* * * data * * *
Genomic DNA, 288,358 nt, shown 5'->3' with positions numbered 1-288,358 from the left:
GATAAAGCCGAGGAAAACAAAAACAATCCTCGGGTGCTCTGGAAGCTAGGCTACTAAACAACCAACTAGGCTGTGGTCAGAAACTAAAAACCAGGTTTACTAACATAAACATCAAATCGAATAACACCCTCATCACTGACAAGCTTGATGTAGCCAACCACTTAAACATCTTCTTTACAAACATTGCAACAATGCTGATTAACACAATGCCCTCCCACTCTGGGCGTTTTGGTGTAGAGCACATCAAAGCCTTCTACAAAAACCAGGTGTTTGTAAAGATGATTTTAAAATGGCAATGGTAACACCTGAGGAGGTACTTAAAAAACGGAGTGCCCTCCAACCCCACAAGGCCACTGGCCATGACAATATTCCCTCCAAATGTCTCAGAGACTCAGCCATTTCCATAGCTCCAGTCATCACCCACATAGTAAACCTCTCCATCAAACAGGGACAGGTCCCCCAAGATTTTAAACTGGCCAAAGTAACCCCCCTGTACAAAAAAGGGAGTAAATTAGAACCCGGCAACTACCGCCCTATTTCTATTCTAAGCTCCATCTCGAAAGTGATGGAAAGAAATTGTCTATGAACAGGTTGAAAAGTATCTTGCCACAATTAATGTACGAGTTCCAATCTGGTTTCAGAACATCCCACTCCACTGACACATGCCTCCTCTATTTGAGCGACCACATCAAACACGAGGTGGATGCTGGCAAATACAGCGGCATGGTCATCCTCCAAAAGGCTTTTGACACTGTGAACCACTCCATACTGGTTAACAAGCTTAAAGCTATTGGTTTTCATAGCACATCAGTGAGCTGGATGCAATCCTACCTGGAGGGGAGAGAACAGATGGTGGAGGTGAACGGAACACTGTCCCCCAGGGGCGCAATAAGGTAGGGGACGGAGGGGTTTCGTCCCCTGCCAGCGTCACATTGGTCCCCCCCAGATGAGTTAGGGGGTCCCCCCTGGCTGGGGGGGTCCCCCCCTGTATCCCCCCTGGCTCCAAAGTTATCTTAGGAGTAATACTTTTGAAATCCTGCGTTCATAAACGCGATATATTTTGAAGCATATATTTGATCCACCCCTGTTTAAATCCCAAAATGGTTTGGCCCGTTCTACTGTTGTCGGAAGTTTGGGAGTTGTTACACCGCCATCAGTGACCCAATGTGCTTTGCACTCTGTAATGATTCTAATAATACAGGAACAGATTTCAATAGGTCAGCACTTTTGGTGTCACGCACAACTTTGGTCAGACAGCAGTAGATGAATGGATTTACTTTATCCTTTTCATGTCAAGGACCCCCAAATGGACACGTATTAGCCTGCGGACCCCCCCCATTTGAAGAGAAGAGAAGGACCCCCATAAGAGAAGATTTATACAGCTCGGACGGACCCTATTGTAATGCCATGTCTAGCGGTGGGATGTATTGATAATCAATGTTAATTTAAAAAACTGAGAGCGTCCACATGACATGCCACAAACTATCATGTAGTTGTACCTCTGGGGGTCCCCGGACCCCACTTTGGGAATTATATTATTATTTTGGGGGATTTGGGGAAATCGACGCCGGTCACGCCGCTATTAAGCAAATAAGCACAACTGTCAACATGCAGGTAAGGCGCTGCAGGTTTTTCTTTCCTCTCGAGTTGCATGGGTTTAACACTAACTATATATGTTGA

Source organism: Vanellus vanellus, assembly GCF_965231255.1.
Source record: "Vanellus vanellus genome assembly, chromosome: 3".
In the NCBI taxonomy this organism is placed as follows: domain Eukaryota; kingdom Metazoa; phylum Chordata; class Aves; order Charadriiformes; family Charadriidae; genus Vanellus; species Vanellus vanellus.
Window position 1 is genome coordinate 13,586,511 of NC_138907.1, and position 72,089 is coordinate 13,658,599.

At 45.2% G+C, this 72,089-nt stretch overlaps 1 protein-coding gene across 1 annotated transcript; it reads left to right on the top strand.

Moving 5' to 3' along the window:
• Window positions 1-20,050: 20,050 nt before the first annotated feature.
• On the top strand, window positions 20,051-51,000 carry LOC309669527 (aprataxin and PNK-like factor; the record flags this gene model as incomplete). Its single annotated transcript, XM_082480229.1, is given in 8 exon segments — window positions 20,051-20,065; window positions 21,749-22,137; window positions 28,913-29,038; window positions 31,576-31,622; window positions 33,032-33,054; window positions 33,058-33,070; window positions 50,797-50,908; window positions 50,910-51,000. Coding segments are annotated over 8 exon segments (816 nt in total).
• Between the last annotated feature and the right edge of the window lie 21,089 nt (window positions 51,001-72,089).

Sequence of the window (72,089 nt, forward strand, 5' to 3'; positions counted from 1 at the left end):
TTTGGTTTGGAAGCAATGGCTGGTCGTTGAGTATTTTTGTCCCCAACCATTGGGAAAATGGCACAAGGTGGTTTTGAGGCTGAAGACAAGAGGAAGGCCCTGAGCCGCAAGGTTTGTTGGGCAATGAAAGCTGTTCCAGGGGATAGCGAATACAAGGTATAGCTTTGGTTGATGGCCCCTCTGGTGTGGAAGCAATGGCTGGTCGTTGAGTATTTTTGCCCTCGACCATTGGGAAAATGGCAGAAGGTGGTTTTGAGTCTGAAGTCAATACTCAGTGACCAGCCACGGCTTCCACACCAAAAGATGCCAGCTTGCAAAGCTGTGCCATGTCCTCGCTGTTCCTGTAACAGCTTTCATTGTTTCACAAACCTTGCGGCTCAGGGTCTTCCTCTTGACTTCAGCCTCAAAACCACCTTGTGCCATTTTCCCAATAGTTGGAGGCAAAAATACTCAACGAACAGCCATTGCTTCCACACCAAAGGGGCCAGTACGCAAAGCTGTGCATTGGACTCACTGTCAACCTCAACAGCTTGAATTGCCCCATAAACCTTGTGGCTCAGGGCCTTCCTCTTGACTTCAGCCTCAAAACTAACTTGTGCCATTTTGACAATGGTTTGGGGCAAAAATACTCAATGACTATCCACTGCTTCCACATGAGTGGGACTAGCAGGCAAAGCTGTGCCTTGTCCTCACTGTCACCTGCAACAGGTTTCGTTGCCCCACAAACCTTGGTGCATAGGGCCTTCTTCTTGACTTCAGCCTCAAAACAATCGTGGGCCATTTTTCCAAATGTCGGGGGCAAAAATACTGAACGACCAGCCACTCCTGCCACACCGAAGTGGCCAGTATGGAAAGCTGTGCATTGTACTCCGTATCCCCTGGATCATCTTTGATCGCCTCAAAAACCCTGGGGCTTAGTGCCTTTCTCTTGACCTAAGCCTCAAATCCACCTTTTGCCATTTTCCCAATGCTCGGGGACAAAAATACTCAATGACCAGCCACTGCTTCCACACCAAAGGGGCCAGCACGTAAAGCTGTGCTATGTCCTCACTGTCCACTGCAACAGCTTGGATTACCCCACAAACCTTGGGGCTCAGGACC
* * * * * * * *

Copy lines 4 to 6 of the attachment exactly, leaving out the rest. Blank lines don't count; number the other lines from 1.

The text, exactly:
Source record: "Vanellus vanellus genome assembly, chromosome: 3".
In the NCBI taxonomy this organism is placed as follows: domain Eukaryota; kingdom Metazoa; phylum Chordata; class Aves; order Charadriiformes; family Charadriidae; genus Vanellus; species Vanellus vanellus.
Window position 1 is genome coordinate 13,586,511 of NC_138907.1, and position 72,089 is coordinate 13,658,599.